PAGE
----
Tag Archives: Boulder County Real Estate Market

Boulder County Real Estate CEO Roundtable With Stephanie Iannone

Boulder home market ‘healthier’ as appreciation rate declines

Courtesy of BizWest Media

BOULDER — The rate at which single-family homes appreciate in Boulder is slowing down, and more homes are becoming available on the market, pointing to a “healthier” residential market in the city by the Flatirons.

DB Wilson, broker associate with Re/Max of Boulder, said the rate at which home prices have appreciated has dropped from 14 percent a year ago to between 5 percent and 6 percent now.

“That’s healthier,” he said, but added that there isn’t much available for sale below $550,000 in Boulder.

“We’ve lost the low end,” he said during BizWest’s CEO Roundtable on real estate and construction held Tuesday at the offices of Berg Hill Greenleaf & Ruscitti LLP.

He said the number of home sales are up, the time on the market is shorter, and the market still favors sellers, pointing out there is about 3½ months of inventory, still below the ideal six months of inventory.

Wilson said home prices historically appreciate steeply in four-year cycles.

“We are in the last year of a four-year period,” he said. “But I don’t expect prices to go down … they will likely level off.”

The median home price in Boulder exceeded $1 million in May, and was in the high $900,000s in June.

Stephanie Iannone, owner and managing broker of Housing Helpers, said the number of offers a seller may expect is declining.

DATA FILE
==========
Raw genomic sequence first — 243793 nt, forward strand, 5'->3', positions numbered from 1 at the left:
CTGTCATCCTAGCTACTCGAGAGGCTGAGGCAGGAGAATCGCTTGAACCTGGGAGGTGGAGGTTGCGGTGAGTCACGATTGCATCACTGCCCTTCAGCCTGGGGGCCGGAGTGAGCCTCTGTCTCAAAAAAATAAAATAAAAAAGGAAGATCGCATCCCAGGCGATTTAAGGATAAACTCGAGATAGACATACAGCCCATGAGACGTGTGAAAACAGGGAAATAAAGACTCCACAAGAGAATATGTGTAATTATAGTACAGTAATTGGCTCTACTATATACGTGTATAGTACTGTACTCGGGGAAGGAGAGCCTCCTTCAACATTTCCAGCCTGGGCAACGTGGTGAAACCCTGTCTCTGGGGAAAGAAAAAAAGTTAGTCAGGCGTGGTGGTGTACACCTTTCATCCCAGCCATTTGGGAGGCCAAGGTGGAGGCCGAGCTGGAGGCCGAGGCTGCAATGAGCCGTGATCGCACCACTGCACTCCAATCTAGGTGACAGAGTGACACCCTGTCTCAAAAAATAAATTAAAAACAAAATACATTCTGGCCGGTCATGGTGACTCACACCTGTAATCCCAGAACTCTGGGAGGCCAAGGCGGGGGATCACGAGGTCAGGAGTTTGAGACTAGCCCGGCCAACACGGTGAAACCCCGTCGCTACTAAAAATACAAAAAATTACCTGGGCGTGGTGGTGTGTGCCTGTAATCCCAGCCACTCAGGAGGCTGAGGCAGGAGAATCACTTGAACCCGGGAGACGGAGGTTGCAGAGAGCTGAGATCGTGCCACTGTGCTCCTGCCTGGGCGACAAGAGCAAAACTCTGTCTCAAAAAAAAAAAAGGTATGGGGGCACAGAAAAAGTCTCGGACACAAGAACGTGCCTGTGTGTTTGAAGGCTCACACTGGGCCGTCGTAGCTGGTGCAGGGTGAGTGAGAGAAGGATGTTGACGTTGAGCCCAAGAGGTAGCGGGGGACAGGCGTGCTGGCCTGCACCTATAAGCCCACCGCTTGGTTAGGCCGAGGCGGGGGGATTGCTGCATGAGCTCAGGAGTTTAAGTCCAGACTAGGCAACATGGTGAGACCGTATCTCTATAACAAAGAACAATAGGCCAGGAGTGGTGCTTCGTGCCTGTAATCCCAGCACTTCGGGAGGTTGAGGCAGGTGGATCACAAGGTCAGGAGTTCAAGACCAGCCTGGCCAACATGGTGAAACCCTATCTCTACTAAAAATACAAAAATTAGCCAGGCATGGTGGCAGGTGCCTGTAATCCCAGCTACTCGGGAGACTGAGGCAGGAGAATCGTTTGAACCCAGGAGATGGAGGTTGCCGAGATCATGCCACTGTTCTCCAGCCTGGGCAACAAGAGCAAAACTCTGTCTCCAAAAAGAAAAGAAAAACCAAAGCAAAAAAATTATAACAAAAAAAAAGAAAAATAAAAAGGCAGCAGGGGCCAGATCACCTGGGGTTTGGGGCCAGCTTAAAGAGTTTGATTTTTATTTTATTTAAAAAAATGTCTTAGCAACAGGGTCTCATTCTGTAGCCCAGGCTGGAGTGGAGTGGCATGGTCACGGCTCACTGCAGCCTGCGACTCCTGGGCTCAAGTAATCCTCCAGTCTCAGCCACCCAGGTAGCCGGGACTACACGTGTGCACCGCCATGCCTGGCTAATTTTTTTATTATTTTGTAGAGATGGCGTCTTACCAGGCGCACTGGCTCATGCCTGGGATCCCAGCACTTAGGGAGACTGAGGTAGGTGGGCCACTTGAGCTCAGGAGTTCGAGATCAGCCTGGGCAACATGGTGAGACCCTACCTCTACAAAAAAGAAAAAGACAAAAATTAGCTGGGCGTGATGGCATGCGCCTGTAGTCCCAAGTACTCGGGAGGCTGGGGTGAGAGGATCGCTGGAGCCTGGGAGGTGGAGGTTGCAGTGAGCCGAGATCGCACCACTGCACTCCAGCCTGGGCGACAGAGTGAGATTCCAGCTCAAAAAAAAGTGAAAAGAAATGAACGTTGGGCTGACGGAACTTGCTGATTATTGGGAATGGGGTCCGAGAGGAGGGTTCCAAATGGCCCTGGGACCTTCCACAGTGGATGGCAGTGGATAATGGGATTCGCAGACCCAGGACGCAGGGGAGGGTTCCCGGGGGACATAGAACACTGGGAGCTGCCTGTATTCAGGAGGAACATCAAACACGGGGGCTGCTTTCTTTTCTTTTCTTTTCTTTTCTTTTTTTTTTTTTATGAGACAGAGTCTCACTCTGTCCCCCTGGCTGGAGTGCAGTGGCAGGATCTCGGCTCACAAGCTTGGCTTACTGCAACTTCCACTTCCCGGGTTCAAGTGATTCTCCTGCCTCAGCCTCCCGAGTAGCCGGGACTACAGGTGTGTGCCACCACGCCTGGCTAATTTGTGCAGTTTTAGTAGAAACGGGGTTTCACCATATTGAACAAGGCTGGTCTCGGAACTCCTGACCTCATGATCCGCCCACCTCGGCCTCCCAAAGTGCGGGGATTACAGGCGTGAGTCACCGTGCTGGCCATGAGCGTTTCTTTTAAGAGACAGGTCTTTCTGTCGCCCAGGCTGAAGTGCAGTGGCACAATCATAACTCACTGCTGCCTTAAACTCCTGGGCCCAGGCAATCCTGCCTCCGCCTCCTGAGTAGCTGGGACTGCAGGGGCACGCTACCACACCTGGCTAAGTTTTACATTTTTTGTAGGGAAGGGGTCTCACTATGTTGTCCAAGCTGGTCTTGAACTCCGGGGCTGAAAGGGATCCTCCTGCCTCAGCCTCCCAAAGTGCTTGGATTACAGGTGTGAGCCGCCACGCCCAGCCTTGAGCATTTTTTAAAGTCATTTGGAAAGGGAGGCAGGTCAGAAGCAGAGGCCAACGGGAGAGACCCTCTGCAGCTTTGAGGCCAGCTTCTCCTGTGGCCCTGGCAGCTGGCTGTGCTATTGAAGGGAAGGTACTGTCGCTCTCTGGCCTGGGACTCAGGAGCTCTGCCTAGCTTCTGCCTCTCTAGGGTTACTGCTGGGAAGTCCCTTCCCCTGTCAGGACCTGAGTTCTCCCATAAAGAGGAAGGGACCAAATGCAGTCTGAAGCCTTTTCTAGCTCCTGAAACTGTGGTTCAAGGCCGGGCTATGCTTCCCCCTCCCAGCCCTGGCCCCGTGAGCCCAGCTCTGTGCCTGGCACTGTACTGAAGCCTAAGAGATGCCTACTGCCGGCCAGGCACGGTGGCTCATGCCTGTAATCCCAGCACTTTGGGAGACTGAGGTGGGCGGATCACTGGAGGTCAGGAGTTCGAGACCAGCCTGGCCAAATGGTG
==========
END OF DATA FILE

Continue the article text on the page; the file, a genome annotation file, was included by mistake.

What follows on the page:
“Higher prices are making it harder to qualify for a mortgage,” Iannone said. “Only 26 percent of the inventory is below $400,000 in Boulder County.”

David Sinkey, president and CEO of homebuilder Boulder Creek Neighborhoods, has found his sweet spot — building ranch-style homes for empty nesters in the $300,000 to $400,000 range.

“We can’t build enough product,” he said. But he is also finding success in building and selling homes for active adults that command $900,000 to $1.2 million.

Sinkey agreed with Wilson that there is no good answer for dealing with affordability.

Cost of construction, rising taxes

The problem facing homebuilders — and commercial developers — is the rising cost of construction.

In the commercial sector, it is affecting lease rates for tenant finishes of commercial and industrial buildings, as are increasing property taxes driven higher by assessed building valuations.

Jorge Espinoza, broker associate and principal at The Colorado Group, said several factors are affecting the increasing cost of making improvements for tenants tenant finishes made by landlords — lack of skilled labor, increased material costs and the city of Boulder’s new energy code. The code, Espinoza said, requires landlords to bring an entire building to the new code when the project reaches a certain percentage of a building’s assessed value.

Some of these improvements are not being done if tenants aren’t willing to absorb the added cost in the lease.

“It’s creating a big struggle in negotiating, Espinoza said. “It all depends on what the landlord is willing to do — sometimes, it’s take it or leave it.”

Lynda Gibbons, CEO of Gibbons-White Inc., said those taxes can reach $5 per square foot, and the city’s parking requirements for a new project can add $2 to $3 per square foot to a lease.

Gibbons, who was an investor in and handles leasing for Pearl West, a mixed-use development in downtown Boulder, said the city’s push to “make (industrial) parks more fun” by incorporating more amenities in the parks such as restaurants, coffee shops and places for social meetups is “weakening the core.”

Becky Gamble, CEO of Dean Callan & Co., said park owners have benefitted from this. “That’s where smaller companies can go when they can’t afford to be downtown anymore.”

Jeff Wingert, president and chief operating officer of W.W. Reynolds Cos., said subleasing office and industrial space has been in a slowdown mode for at least a year, but sees signs of life.

“East of 28th Street, there has been a fair amount of activity picking up the last two to three months,” Wingert said.

Developing industrial buildings on speculation is paying off for most right now.